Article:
Corona Capital is a column updated throughout the day by Breakingviews columnists around the world with short, sharp pandemic-related insights.
– Bitcoin’s record
– Lonely Planet
Coin toss. Unforeseen side effects of the Covid-19 pandemic include a firmer belief on the part of investors in the potential of bitcoin. From the research arm of investment manager Alliance Bernstein to hedge fund mogul Paul Tudor Jones, new adherents are popping up. The digital currency’s price on Monday hit a new record of just under $20,000.
The rising value of bitcoin is the flipside of rising government deficits. Its strictly limited supply means it isn’t susceptible to inflationary meddling by central banks or profligate governments. As bitcoin reached an all-time high, the U.S. dollar fell to a more than 2.5-year low.
Skeptics will point to the last time bitcoin was near these levels in 2017. Six months later its value had crashed by two-thirds. This time something really is different: as well as those rising deficits, more institutions are dabbling. But one thing that hasn’t changed is that bitcoin has no inherent value and no politicians motivated to prop it up should it again collapse. Cryptocurrencies are no safe haven. (By John Foley)
The loneliest number. Wanderlust is mounting Covid-19 cases rise worldwide, and the U.S. Centers for Disease Control and Prevention advises against getting out and about. But investment firm Red Ventures is betting that travel-related media consumption will come back. The company that also owns The Points Guy has bought Lonely Planet, the online guide for travel information, for an undisclosed sum.
Red Ventures’ Chief Executive Ric Elias said the industry was going through an “unprecedented downturn.” That’s true, but not all travel-related businesses are suffering. On Tuesday, Airbnb said it was aiming for a $30 billion valuation in its initial public offering, a big jump from its early-pandemic lulls. True, airline earnings have been demolished, but Airbnb shows that there is still appetite for land-based adventures.
Whether there’s room for Lonely Planet is another question. The internet has made its print guides largely redundant. The writing was already on the wall when the BBC, which bought Lonely Planet for $200 million in 2007, sold it to Tennessee-based investor NC2 Media for around one-third that amount in 2013. The market for travel information is anything but lonely, and that’s the problem. (By Lauren Silva Laughlin)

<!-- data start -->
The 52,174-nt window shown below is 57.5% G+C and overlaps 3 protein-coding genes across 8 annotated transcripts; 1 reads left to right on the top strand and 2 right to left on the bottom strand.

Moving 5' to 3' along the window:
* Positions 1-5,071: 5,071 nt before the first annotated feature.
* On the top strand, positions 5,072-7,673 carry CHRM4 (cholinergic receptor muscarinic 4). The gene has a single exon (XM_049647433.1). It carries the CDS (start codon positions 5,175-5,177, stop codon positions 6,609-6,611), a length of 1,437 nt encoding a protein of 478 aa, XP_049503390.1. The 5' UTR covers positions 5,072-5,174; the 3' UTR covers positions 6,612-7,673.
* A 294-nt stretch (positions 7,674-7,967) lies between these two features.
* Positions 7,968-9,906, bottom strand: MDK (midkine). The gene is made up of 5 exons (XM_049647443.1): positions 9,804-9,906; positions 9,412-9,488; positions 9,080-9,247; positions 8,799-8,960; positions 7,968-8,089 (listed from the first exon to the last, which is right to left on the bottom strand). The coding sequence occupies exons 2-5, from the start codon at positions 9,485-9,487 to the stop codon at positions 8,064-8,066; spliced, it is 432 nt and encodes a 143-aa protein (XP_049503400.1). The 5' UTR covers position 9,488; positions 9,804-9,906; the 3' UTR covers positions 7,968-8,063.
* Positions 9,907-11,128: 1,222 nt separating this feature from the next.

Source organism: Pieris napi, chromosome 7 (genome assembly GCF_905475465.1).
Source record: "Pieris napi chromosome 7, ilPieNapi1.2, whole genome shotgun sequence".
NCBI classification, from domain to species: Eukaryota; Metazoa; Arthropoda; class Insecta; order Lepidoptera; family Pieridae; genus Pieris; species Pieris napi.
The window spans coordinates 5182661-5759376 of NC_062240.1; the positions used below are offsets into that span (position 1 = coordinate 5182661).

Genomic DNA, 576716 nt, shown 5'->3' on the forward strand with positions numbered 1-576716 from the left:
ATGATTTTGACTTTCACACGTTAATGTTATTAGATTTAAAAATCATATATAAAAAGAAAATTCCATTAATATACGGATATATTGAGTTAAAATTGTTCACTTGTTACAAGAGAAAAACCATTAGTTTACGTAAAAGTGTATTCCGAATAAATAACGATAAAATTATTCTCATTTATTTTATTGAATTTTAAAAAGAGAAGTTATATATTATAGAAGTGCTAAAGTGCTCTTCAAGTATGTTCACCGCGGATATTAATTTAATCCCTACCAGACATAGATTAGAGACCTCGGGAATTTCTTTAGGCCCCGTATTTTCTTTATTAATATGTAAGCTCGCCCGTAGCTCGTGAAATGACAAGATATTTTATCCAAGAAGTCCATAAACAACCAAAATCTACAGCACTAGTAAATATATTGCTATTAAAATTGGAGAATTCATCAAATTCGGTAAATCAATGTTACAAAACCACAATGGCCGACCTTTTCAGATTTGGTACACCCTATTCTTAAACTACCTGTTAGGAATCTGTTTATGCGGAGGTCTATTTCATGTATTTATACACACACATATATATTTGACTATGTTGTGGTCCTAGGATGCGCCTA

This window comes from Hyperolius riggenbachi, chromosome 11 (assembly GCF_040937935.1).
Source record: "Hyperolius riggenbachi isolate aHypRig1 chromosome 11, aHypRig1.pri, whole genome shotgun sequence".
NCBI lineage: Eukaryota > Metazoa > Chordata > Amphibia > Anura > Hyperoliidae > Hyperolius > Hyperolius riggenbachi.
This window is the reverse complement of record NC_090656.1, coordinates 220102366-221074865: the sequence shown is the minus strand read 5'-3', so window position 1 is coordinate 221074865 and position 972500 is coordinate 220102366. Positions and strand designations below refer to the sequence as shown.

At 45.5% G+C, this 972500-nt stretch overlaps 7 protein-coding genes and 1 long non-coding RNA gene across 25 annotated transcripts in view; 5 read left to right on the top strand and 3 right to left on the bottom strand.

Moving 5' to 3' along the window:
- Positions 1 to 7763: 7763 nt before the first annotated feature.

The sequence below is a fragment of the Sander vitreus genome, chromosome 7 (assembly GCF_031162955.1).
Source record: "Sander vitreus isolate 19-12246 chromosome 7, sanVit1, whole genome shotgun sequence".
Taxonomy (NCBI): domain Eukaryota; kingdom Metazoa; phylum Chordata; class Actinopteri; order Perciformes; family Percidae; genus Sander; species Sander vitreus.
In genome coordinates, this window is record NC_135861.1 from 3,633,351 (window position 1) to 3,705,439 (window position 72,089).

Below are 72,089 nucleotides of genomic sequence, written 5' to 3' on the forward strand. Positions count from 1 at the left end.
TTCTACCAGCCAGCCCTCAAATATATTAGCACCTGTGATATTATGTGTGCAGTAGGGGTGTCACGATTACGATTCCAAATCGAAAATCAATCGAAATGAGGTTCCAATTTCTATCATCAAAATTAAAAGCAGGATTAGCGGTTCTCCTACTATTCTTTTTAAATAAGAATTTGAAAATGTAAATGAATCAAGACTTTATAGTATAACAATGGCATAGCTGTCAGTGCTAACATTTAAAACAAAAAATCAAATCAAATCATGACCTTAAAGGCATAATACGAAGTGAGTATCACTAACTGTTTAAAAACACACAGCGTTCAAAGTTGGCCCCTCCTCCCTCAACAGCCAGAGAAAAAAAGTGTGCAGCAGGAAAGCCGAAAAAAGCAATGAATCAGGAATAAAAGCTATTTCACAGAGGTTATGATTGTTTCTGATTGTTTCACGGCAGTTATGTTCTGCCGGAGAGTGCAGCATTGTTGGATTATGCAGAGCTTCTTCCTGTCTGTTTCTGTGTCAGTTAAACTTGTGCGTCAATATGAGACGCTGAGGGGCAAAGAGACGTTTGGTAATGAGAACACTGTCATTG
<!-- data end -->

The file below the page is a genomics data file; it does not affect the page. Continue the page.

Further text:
Topps of the heap. Steven Cohen, the hedge fund billionaire and newly minted New York Mets owner, is now buying into the business of authenticating sports and other memorabilia and collectibles. Alongside entrepreneur Nat Turner and D1 Capital Partners, he is using his private capital to take Collectors Universe private for roughly $700 million. It’s no steal. The financial heavy hitters said on Monday they’re paying a 30% premium to the company’s 60-day average valuation, and its stock has more than tripled this year.
The share-price runup – and future potential – owe something to homebound hobbyists sending the value of collectibles soaring. Sports trading cards prices were increasing even before lockdowns. But virtual auctions have since boomed, especially for the priciest finds, according to ESPN. A rare card signed by baseball superstar Mike Trout went for $3.9 million in August – the highest price ever. But like the gum that used to come with baseball cards, market bubbles have been known to pop. (By Anna Szymanski)
FIGgy pudding. Financial institutions’ bankers are munching their way through an early Christmas feast. Announced deals targeting lenders, insurers, asset managers and other groups in the sector surpassed $52 billion last month, Refinitiv said on Tuesday. That represented 15.1% of the global total, an uptick from the 10.6% average over the past five years. Notable deals include PNC Financial Services’ acquisition of BBVA’s U.S. assets, and a joint bid for British insurer RSA Insurance by Danish and Canadian peers Tryg and Intact Financial.